Finally, can I just add that the gigasampler solution might well be more expensive that you\'d hope. You really want a hot rod computer for it, it warrants a good GS compatible sound card, the Boesy alone needs about 2 gigs of fast disk, and though it works with 128 megs that\'s none too generous so I just ordered more ram, whew! I\'ve put quite a bit more into my GS system than I expected, but then again, it\'s turned out cooler than I hoped, great products and totally worth it. I may be tempted by other great piano samples in the future, but I\'m not looking now, I\'m very happy with what I\'m getting from my setup. I\'ll put up some Boesy mp3\'s when I have a chance, but realistically it\'s going to be a month or two, sorry!
Thanks Sam and Elle!
30$, now THAT\'s the kind of price I\'m looking for! I went to the site and listened to the demo made with this set, you\'d think they\'re trying very hard not to sell it Seems they\'ve taken a standard midi file and simply played it back using the sounds, with no controller editing or anything of the sorts. The result is almost comical, but you can tell that the samples really does have quite a potential. I\'ll try to scrounge up the change for this one, both because the sounds are promising and to support an effort to get libraries like this down in the sub $200 range.
As far as the pianos goes, I\'m currently leaning towards the GP. I wish Trachtman had some more MP3\'s of his pianos up on the site, the Chopin that\'s there is not a good choice to show of the quality in my opinion. There\'s too little variation in strike and it\'s a little too fast paced.
As for the Boesendorfer, the lack of dynamic range is a big minus in my book, the lack of a metallic tone a big plus. The statement that it\'ll \"sit well in a pop mix\" that I read somewhere is exactly the opposite description of what I\'m hoping to find. It\'d like it dynamic with plenty of body, and if the choice is between metallic and muddy I\'ll go for the latter, it\'s what\'s suitable for the music I do. Like I said in my first post, it should be a piano that can stand on it\'s own in a sparse, naked mix. Hence the Bosendorfer appears to have the quality I most want as well as the quality I\'m most trying to avoid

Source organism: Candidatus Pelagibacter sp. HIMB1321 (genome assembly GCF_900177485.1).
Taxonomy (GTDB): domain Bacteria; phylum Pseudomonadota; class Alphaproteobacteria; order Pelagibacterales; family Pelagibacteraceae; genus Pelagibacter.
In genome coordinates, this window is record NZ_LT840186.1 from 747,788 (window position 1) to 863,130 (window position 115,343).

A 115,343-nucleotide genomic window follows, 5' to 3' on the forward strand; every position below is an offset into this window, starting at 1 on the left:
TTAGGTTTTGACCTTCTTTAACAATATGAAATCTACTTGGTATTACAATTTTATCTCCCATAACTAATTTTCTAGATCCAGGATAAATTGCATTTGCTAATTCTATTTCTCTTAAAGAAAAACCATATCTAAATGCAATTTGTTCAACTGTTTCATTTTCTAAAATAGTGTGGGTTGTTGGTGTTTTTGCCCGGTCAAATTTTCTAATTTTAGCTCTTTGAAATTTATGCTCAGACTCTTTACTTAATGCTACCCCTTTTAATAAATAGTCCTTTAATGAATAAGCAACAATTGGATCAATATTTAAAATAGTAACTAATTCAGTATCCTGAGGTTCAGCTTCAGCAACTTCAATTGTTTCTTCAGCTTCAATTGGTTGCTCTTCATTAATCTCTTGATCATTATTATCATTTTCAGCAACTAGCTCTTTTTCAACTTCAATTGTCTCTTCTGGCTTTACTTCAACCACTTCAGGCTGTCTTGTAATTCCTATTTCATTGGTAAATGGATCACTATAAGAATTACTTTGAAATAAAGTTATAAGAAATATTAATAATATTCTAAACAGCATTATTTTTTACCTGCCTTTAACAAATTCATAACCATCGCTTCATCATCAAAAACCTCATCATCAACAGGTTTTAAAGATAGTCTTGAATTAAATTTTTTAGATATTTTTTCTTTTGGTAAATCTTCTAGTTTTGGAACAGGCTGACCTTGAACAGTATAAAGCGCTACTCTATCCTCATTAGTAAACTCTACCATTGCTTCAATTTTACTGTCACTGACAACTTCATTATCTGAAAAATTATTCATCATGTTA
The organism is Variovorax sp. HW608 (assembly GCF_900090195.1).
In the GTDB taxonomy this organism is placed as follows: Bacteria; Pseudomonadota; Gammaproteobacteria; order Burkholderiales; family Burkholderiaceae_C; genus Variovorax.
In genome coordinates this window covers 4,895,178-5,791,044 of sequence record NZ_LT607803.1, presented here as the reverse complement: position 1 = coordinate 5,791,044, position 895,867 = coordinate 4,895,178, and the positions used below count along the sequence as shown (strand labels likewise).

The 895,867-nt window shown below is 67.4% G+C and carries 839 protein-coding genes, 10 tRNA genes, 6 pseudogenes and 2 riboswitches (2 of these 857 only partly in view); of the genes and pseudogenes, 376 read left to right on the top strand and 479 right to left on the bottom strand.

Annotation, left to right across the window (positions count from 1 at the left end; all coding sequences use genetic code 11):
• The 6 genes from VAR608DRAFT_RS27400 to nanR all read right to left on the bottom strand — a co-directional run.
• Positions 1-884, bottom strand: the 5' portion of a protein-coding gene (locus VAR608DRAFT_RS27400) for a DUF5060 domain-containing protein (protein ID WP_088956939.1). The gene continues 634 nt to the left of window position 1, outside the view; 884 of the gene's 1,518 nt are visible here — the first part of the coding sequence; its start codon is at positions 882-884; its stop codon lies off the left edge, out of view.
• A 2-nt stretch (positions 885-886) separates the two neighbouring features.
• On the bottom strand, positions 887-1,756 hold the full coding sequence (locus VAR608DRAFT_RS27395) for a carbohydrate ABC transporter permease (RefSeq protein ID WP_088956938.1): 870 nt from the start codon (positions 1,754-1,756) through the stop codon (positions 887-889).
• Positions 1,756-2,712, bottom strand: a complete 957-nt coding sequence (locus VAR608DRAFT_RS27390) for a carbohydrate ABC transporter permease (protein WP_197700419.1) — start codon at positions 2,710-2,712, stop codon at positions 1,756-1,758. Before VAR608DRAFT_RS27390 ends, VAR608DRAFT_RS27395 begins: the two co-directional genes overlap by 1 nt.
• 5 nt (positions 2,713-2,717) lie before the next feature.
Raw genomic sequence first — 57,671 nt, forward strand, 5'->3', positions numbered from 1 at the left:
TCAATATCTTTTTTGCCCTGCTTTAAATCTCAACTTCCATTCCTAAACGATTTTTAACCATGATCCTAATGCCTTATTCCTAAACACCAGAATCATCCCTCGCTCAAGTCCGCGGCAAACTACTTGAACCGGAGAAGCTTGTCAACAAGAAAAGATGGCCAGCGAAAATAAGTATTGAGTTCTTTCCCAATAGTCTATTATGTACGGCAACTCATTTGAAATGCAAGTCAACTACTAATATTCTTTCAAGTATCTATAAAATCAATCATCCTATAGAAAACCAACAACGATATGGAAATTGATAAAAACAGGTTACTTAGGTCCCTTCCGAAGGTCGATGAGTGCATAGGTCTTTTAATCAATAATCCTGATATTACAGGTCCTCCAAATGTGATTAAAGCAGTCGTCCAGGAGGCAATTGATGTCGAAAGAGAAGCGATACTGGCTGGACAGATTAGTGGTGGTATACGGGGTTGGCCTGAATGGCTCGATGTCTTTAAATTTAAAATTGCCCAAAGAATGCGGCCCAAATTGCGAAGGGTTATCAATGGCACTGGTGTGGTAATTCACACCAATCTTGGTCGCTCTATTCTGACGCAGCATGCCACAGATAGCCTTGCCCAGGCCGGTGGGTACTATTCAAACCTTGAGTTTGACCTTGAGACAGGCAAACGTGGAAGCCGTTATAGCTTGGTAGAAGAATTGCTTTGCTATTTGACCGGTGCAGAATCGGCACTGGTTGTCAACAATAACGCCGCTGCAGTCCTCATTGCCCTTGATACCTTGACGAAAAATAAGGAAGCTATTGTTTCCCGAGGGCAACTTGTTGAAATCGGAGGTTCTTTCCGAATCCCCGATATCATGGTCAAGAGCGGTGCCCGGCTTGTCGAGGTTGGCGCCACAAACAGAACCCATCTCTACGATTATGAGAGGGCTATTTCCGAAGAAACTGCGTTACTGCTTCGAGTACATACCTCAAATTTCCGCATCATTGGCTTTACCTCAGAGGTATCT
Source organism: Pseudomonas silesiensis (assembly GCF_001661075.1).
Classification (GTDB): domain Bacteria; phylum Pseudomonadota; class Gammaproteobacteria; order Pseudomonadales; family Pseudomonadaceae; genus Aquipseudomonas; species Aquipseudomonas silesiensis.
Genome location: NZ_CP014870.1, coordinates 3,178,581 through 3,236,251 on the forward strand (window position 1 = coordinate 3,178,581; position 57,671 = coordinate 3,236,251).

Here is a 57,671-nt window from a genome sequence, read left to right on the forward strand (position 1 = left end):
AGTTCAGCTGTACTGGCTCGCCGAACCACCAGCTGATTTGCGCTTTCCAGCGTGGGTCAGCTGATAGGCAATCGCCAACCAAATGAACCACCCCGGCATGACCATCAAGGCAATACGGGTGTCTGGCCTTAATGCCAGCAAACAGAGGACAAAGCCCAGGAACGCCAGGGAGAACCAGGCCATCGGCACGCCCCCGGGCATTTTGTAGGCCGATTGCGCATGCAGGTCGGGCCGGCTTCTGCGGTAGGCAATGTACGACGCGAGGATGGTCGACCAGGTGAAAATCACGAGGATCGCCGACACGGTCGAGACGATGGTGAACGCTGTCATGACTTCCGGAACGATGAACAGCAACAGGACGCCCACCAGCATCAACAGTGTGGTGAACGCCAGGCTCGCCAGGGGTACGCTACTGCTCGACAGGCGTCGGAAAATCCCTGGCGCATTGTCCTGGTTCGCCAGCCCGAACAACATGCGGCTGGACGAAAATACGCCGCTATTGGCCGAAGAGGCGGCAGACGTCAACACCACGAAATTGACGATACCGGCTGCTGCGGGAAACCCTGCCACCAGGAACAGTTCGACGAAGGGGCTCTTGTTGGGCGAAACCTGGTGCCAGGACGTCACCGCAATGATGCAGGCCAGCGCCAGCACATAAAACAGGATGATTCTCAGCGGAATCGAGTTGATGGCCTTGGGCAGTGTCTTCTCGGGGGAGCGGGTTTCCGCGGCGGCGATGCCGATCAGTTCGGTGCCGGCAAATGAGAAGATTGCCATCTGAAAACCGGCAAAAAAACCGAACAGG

I think you\'re reading too much into some of what has been written, the Boesy works very well for Beethoven and Chopin, and those require great expression and dynamic range. It\'s a great solo piano that requires no apologies. I\'d have no qualms about recording for just about any style of music except maybe rock and few people could tell that it\'s a sample.
Words can never describe sounds adequately, and though we may nitpick these things for not quite being a perfect recreation of our favorite concert grands, the GS pianos are still so much better than what has come before that I don\'t feel there are good alternatives.
Sam knows more about this than I do. I\'m 46 now (big confession) and I\'ve played piano (and dabbled in trumpet, clarinet, recorder, french horn, baritone (euphonium sp??)).
Absolutely, the steinway is metallic, not everywhere, but about an octave below and above middle c. But (ironically, I suppose, thanks to Sam) the filter really eliminated much of that for me. The GS was not a contender, although I like the p layer.
That leaves the BOS (and Tractman, Ilio, ultimate piano, et. al.) I\'ve ordered Tractman, just because it IS inexpensive, and although it sounds honky-tonk to me, it\'s close enough in some respects to what I\'m looking for that I\'m willing to give it a try.
I honestly don\'t like the BOS, and in precisely the same range of notes (octave below and above middle c) that are a problem for the Steinway. Listening is hard, because the ear accomodates so quickly. So in my test I use Raymond Cooke KEFs and switch back and forth between the Steinway, the BOS, and several modern, slow, classical recordings (of Bach WTC). With filtering and fiddling, I can get the Steinway to a point where it\'s indistinguishable from some of the recordings I have. I could name them, but it probably wouldn\'t be useful. The Bos does have all the attributes that Sam refers to, no question. But from a strictly TONAL standpoint (to the extent that this attribute can be separated from other factors) I just haven\'t been able to make the TONE of the BOS sound anything near as real as the tone of the pianos used in the CDs that I\'m comparing it to. Something strange about the tone of the instrument. Yet I\'ve played a few, and they\'re fabulous, fabulous pianos.
The Steinway, on the other hand, I can get so close to certain recordings (of certain Steinways) that I have a real hard time telling the difference. It\'s definitely not as smooth as the BOS, but I\'m very partial to the basic sound of the sample. Trachtman\'s should, by all rights, be smoother *more layers*; I\'ll just have to see once I receive my copy.
[This message has been edited by john grant (edited 02-14-2000).]